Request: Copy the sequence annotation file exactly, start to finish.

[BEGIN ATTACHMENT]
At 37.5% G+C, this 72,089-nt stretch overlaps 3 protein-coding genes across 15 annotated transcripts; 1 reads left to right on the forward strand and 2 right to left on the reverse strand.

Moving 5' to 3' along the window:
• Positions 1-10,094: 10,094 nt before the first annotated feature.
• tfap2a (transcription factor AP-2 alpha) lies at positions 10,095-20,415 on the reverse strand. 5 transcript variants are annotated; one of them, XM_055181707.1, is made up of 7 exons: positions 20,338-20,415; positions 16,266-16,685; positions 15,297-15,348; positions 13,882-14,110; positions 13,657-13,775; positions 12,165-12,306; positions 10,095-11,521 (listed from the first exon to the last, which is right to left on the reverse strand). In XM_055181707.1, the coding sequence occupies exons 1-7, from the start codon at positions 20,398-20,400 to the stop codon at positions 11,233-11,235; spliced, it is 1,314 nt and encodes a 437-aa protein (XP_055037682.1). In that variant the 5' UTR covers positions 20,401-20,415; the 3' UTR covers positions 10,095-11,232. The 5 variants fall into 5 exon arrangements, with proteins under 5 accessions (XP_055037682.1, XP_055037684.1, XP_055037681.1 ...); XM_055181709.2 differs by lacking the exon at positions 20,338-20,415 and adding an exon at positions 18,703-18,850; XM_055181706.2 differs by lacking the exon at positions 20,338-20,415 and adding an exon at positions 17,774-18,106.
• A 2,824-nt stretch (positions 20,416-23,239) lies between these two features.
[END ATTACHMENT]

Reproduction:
At 37.5% G+C, this 72,089-nt stretch overlaps 3 protein-coding genes across 15 annotated transcripts; 1 reads left to right on the forward strand and 2 right to left on the reverse strand.

Moving 5' to 3' along the window:
• Positions 1-10,094: 10,094 nt before the first annotated feature.
• tfap2a (transcription factor AP-2 alpha) lies at positions 10,095-20,415 on the reverse strand. 5 transcript variants are annotated; one of them, XM_055181707.1, is made up of 7 exons: positions 20,338-20,415; positions 16,266-16,685; positions 15,297-15,348; positions 13,882-14,110; positions 13,657-13,775; positions 12,165-12,306; positions 10,095-11,521 (listed from the first exon to the last, which is right to left on the reverse strand). In XM_055181707.1, the coding sequence occupies exons 1-7, from the start codon at positions 20,398-20,400 to the stop codon at positions 11,233-11,235; spliced, it is 1,314 nt and encodes a 437-aa protein (XP_055037682.1). In that variant the 5' UTR covers positions 20,401-20,415; the 3' UTR covers positions 10,095-11,232. The 5 variants fall into 5 exon arrangements, with proteins under 5 accessions (XP_055037682.1, XP_055037684.1, XP_055037681.1 ...); XM_055181709.2 differs by lacking the exon at positions 20,338-20,415 and adding an exon at positions 18,703-18,850; XM_055181706.2 differs by lacking the exon at positions 20,338-20,415 and adding an exon at positions 17,774-18,106.
• A 2,824-nt stretch (positions 20,416-23,239) lies between these two features.